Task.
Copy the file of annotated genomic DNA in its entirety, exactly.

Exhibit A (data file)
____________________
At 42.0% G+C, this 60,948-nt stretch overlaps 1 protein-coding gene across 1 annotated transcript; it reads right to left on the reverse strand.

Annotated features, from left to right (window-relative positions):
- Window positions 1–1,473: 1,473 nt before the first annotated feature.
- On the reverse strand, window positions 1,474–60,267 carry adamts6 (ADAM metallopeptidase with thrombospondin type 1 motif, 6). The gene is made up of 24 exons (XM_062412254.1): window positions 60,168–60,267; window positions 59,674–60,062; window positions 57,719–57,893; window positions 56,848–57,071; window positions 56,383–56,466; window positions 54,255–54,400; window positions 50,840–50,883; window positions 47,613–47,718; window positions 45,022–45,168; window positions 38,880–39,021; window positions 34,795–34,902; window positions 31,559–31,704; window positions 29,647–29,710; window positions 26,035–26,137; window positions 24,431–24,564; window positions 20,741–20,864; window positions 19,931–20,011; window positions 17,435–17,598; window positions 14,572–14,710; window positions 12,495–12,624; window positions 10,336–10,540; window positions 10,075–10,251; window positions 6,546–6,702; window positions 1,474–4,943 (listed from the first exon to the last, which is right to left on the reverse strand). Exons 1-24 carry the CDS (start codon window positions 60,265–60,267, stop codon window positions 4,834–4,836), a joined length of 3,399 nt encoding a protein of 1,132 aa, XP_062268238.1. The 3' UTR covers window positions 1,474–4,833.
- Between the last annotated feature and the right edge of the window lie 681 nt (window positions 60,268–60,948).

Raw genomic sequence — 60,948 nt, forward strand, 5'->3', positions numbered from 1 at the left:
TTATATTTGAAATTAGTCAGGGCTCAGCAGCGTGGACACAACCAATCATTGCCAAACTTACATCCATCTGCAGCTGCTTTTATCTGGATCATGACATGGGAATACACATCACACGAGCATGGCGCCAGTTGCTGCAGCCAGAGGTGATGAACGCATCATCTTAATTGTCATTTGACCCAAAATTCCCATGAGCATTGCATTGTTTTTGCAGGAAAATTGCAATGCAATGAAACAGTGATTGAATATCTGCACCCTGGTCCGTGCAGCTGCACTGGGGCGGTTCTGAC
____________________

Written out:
At 42.0% G+C, this 60,948-nt stretch overlaps 1 protein-coding gene across 1 annotated transcript; it reads right to left on the reverse strand.

Annotated features, from left to right (window-relative positions):
- Window positions 1–1,473: 1,473 nt before the first annotated feature.
- On the reverse strand, window positions 1,474–60,267 carry adamts6 (ADAM metallopeptidase with thrombospondin type 1 motif, 6). The gene is made up of 24 exons (XM_062412254.1): window positions 60,168–60,267; window positions 59,674–60,062; window positions 57,719–57,893; window positions 56,848–57,071; window positions 56,383–56,466; window positions 54,255–54,400; window positions 50,840–50,883; window positions 47,613–47,718; window positions 45,022–45,168; window positions 38,880–39,021; window positions 34,795–34,902; window positions 31,559–31,704; window positions 29,647–29,710; window positions 26,035–26,137; window positions 24,431–24,564; window positions 20,741–20,864; window positions 19,931–20,011; window positions 17,435–17,598; window positions 14,572–14,710; window positions 12,495–12,624; window positions 10,336–10,540; window positions 10,075–10,251; window positions 6,546–6,702; window positions 1,474–4,943 (listed from the first exon to the last, which is right to left on the reverse strand). Exons 1-24 carry the CDS (start codon window positions 60,265–60,267, stop codon window positions 4,834–4,836), a joined length of 3,399 nt encoding a protein of 1,132 aa, XP_062268238.1. The 3' UTR covers window positions 1,474–4,833.
- Between the last annotated feature and the right edge of the window lie 681 nt (window positions 60,268–60,948).

Raw genomic sequence — 60,948 nt, forward strand, 5'->3', positions numbered from 1 at the left:
TTATATTTGAAATTAGTCAGGGCTCAGCAGCGTGGACACAACCAATCATTGCCAAACTTACATCCATCTGCAGCTGCTTTTATCTGGATCATGACATGGGAATACACATCACACGAGCATGGCGCCAGTTGCTGCAGCCAGAGGTGATGAACGCATCATCTTAATTGTCATTTGACCCAAAATTCCCATGAGCATTGCATTGTTTTTGCAGGAAAATTGCAATGCAATGAAACAGTGATTGAATATCTGCACCCTGGTCCGTGCAGCTGCACTGGGGCGGTTCTGAC